Home >News >India >Lok Sabha passes Finance Bill, offers relief to foreign e-tailers

The Lok Sabha on Tuesday passed the Finance Bill, 2021, with finance minister Nirmala Sitharaman introducing fresh amendments giving relief to foreign e-commerce companies.

The amendment means offshore e-commerce platforms don’t have to pay 2% equalization levy, or digital service tax, on that portion of goods which are sourced from India.

“Through the amendment I am moving today, I intend to clarify that equalization levy is not applicable on consideration for goods which are owned by Indian residents," Sitharaman said during a day-long debate on the bill.

The digital tax, rolled out on 1 April 2020, applies only to non-resident companies with annual revenues in excess of 2 crore, and covers online sales of goods and services to Indians.

Rakesh Nangia, chairman, Nangia Andersen India, a consultancy, said if goods or services listed on a foreign marketplace are owned or provided by an Indian resident or Indian permanent establishment of a foreign entity, it shall be out of the purview of the levy.

Sitharaman said the government is in favour of digital transactions and is not trying to undermine it. “Equalization levy is a tax which has been imposed to give level-playing field between Indian businesses who pay tax in India and foreign e-commerce companies who do business in India but don’t pay any income tax here. We are only trying through the equalization levy to treat everybody who is operating in India equally. If the foreign e-commerce companies pay income tax here then the equalization levy is not applicable to them. Hence there is no extra burden on any company," she added.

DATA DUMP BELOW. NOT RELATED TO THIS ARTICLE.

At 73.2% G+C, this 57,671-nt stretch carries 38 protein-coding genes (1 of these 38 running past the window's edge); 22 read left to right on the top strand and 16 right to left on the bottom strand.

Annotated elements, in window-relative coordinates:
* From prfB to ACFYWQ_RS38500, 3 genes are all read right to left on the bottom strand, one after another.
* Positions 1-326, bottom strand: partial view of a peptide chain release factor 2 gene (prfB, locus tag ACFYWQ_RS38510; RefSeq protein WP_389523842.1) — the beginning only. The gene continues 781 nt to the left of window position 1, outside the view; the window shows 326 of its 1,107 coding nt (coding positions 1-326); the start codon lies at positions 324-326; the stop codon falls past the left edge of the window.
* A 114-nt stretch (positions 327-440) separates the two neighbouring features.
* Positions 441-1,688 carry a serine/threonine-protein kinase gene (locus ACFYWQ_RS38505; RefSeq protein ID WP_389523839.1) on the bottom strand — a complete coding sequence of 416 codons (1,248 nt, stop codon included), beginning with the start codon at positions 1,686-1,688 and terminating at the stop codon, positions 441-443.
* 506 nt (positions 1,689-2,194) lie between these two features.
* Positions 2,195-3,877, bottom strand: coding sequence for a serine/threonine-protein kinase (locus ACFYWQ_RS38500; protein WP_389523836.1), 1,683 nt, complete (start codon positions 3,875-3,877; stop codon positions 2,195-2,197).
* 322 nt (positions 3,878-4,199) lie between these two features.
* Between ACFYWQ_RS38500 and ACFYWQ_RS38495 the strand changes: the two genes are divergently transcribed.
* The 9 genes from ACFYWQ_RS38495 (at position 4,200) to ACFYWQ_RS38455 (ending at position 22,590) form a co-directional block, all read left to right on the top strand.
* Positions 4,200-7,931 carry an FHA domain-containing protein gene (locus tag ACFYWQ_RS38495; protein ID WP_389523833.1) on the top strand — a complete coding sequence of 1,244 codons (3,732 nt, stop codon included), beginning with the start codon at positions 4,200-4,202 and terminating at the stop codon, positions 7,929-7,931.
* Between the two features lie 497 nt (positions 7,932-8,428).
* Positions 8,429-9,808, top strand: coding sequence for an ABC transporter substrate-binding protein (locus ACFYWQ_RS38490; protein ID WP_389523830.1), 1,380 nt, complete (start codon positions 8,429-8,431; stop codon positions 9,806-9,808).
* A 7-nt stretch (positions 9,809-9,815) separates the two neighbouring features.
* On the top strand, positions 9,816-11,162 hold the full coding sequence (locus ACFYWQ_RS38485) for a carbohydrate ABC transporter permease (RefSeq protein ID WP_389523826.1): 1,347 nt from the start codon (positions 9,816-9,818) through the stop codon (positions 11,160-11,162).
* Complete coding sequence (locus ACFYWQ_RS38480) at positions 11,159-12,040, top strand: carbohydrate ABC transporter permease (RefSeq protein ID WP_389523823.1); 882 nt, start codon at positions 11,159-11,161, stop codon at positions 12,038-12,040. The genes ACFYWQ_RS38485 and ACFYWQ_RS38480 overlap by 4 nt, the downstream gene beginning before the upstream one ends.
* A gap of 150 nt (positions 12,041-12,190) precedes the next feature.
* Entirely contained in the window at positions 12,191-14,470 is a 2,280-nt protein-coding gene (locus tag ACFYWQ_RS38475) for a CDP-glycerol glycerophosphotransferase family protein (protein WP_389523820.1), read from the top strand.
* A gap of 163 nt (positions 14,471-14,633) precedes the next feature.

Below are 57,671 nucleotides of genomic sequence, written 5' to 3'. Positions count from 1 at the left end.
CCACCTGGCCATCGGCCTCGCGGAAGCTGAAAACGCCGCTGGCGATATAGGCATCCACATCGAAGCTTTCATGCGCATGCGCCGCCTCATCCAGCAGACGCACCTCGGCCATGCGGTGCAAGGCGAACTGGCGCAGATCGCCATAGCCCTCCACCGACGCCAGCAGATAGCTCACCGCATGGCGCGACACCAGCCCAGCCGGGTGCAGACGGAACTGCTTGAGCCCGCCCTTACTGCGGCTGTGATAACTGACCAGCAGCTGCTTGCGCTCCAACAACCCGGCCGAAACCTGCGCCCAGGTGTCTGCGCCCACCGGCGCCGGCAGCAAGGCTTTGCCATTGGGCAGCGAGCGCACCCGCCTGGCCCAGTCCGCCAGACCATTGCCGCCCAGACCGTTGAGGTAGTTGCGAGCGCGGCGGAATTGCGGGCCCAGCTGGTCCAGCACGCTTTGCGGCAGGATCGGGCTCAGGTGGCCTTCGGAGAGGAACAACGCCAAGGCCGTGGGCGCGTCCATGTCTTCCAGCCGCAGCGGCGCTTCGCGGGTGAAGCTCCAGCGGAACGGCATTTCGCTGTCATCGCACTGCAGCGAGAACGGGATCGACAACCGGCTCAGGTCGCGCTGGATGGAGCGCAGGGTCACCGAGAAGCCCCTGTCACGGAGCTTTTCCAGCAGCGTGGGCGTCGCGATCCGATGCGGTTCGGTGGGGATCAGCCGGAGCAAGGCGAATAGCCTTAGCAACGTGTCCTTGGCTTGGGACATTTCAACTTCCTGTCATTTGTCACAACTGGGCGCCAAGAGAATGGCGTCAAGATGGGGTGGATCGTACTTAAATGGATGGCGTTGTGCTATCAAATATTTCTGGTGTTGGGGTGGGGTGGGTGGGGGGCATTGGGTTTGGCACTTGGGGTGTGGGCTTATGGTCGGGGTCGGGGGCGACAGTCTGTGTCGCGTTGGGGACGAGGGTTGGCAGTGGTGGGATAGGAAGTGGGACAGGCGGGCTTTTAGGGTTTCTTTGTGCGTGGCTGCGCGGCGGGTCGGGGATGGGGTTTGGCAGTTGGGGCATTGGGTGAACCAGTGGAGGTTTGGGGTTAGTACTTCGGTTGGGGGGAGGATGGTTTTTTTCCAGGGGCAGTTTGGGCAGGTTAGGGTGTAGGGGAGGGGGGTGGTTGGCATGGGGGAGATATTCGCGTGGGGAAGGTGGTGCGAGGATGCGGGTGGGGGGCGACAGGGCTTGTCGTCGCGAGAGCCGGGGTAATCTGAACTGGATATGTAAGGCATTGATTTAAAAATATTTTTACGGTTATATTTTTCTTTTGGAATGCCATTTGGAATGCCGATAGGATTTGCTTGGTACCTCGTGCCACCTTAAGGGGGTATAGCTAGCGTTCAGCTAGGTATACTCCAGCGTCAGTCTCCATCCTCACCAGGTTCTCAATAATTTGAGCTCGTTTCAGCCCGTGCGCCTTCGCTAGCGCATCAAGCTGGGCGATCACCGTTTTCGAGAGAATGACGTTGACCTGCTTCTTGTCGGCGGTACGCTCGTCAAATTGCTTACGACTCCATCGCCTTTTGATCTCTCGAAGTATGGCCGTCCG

The equalization levy became a contentious issue after the US said it discriminated against US firms, and could potentially result in withdrawal of US trade concessions or duties on Indian exports. The US Trade Representative’s office in a report released in January said that of the 119 companies that are likely liable under the tax, 86, or 72%, were US firms with an annual tax liability of over $30 million.

Through another amendment, Sitharaman also tweaked the earlier plan proposed in the Finance Bill 2021 to tax interest income earned on Employees’ Provident Fund (EPF) contribution above a specified threshold. As per the original proposal, if a person contributed 2.5 lakh or more to the EPF account, the interest earned on the contribution above this threshold would become taxable. Employers’ contribution was not to be taken into account for calculating the tax liability.

The minister also introduced a higher threshold of 5 lakh, which applies only in cases where the employer does not contribute. The limit of 2.5 lakh stays keeping in mind that small savers are not impacted by the new rule, the minister said. “Through this amendment, I intend to raise this limit to 5 lakh only in those cases where there is no contribution from the employer in that fund."

The Bill also provided for a 10-year income-tax exemption to the National Bank for Financing Infrastructure and Development and a five-year tax exemption to private sector development finance institutions, which can be extended by another five years.

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